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Opinion | The Supreme Court will not pick the president, but it could have a role

The court does not exercise a general supervision over federal elections.

Supreme Court of the United States building in Washington
Supreme Court of the United States

The spectre of dimpled chads has emerged to haunt American politics. Twenty years after the contested presidential election of George W. Bush against Al Gore made punch lines out of certain ambiguous ballots in Florida, allegations of election irregularities again are causing worry that the Supreme Court of the United States might select the next President of the United States. Those fears are unwarranted.

Part of the blame for those fears rests with politicians and pundits who trade on notions of federal judicial supremacy with phrases such as “all the way to the Supreme Court.” If the U.S. Supreme Court gets involved at all, its role will be limited to ensuring that the states have complied with the minimal requirements of the Constitution of the United States and federal election laws. The Court does not exercise a general supervision over federal elections.

The U.S. Constitution does not tell states how to run elections, not even elections for offices in the United States government. State legislatures are responsible for promulgating election rules. State election officials are responsible for administering elections in compliance with those rules, usually under the supervision of a secretary of state or some other official who is accountable to the people.

State courts are responsible for adjudicating any legal disputes arising out of the administration of state election laws. But their decisions mostly concern whether officials adhered to lawful procedures. Election lawsuits seldom concern whose votes count.

If a candidate were to produce evidence of fraud or illegal conduct, that evidence would be considered and assessed by state election officials and, if necessary, state courts. And even if polling officials have violated some election rules, there remains the question what remedies are appropriate. Like the rules themselves, the remedies and sanctions for violating the rules are usually matters of state, not federal, law.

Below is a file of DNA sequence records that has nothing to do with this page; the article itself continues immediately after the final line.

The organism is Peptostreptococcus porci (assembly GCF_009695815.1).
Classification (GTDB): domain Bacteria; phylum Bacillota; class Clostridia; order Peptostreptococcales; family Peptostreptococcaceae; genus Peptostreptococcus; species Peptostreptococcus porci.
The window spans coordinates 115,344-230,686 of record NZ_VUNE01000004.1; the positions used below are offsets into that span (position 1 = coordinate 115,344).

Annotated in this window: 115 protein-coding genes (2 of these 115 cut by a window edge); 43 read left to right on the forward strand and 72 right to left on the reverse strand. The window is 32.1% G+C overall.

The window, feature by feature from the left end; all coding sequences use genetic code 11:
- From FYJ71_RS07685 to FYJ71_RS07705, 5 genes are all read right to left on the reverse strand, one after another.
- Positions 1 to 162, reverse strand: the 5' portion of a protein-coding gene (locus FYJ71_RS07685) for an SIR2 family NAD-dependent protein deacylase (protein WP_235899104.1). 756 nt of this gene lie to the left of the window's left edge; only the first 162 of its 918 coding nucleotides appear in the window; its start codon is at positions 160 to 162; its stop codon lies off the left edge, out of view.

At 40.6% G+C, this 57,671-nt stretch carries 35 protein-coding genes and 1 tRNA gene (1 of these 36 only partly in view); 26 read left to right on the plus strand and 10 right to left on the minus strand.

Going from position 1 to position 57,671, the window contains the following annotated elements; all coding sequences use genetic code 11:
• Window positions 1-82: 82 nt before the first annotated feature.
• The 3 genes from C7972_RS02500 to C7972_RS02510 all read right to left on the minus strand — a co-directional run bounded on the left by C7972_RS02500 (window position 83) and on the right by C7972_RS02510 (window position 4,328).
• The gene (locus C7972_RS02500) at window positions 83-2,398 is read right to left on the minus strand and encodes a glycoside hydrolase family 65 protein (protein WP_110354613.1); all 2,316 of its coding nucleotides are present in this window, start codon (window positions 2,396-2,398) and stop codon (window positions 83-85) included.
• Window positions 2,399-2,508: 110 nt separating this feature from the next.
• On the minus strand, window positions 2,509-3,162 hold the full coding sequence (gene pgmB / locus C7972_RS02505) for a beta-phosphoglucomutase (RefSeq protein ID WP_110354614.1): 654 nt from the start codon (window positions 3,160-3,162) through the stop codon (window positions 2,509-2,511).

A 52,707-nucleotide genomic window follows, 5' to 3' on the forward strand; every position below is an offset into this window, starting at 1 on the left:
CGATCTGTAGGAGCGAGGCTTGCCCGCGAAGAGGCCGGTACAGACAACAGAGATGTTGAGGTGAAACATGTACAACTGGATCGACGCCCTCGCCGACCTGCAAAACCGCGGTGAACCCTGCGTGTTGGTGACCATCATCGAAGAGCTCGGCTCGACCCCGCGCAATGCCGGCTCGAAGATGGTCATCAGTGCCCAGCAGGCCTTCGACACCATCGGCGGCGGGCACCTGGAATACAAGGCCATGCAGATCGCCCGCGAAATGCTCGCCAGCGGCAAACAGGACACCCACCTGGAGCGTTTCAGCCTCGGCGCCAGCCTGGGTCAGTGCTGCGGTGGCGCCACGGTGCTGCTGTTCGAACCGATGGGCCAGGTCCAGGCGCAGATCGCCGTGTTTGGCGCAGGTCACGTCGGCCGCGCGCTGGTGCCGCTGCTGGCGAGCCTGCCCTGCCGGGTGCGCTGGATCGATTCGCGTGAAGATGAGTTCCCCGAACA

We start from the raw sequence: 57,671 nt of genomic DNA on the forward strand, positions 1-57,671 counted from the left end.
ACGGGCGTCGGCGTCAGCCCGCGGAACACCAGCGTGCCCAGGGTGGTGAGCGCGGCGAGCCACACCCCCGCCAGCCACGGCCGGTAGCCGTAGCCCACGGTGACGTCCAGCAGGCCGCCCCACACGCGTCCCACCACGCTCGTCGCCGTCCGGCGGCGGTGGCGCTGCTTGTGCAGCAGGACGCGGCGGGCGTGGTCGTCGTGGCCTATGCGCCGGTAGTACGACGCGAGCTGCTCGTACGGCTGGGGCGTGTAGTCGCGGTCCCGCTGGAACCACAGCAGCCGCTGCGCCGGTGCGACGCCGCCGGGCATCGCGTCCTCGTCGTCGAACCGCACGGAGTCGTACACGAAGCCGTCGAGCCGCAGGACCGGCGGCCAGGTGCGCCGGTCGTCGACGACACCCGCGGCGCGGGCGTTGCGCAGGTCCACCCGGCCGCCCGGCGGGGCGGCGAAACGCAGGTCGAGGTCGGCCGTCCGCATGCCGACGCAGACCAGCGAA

Where the law allows judicial discretion, reasonable judges will tailor the remedy to the nature of the wrong. Judges are rightly loath to throw out ballots cast legally and in good faith by qualified voters, even if officials behaved badly. For example, assuming that poll watchers have been illegally excluded from rooms where ballots are being interpreted and counted, as some allege, that does not entail that the ballots themselves should be discounted.

If someone has committed a state or federal crime then the evidence should be delivered to prosecutors. But any prosecutions for election fraud are unlikely to change the outcomes of any elections.

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One legal dispute that might reach the U.S. Supreme Court concerns a decision by the Supreme Court of Pennsylvania to extend the time for counting certain ballots. Republicans alleged in a petition to the U.S. Supreme Court that the Pennsylvania court’s decision “rewrote the state’s law governing federal elections and violated the United States Constitution, sowing chaos into the electoral process mere weeks before the already intricate November General Election.”

If that allegation is true then the Pennsylvania high court violated Article I, section 4 of the Constitution of the United States, which provides, “The Times, Places and Manner of holding Elections for Senators and Representatives, shall be prescribed in each State by the Legislature thereof.” Notice that the power to change election rules belongs to state legislatures, rather than state courts.

The U.S. Supreme Court has twice declined to hear the case in recent days. And the controversy might become moot. So, it is far from certain that Court will hear the case at all.

If the Court decides to hear the case, the issues will be confined to technical legal questions, such as the meaning of the word “prescribed,” and interesting (for law geeks like me) jurisprudential questions concerning separation of powers. The case will not be about who should be declared President.

In any event, this is all speculative at present. Lawyers might help decide the election, but they might not. If they do, their role will properly be limited to ensuring that rules governing the election process are clear, constitutional, and consistent.

Adam J. MacLeod is Professorial Fellow of the Alabama Policy Institute and Professor of Law at Faulkner University, Jones School of Law. He is a prolific writer and his latest book, The Age of Selfies: Reasoning About Rights When the Stakes Are Personal, is available on Amazon.

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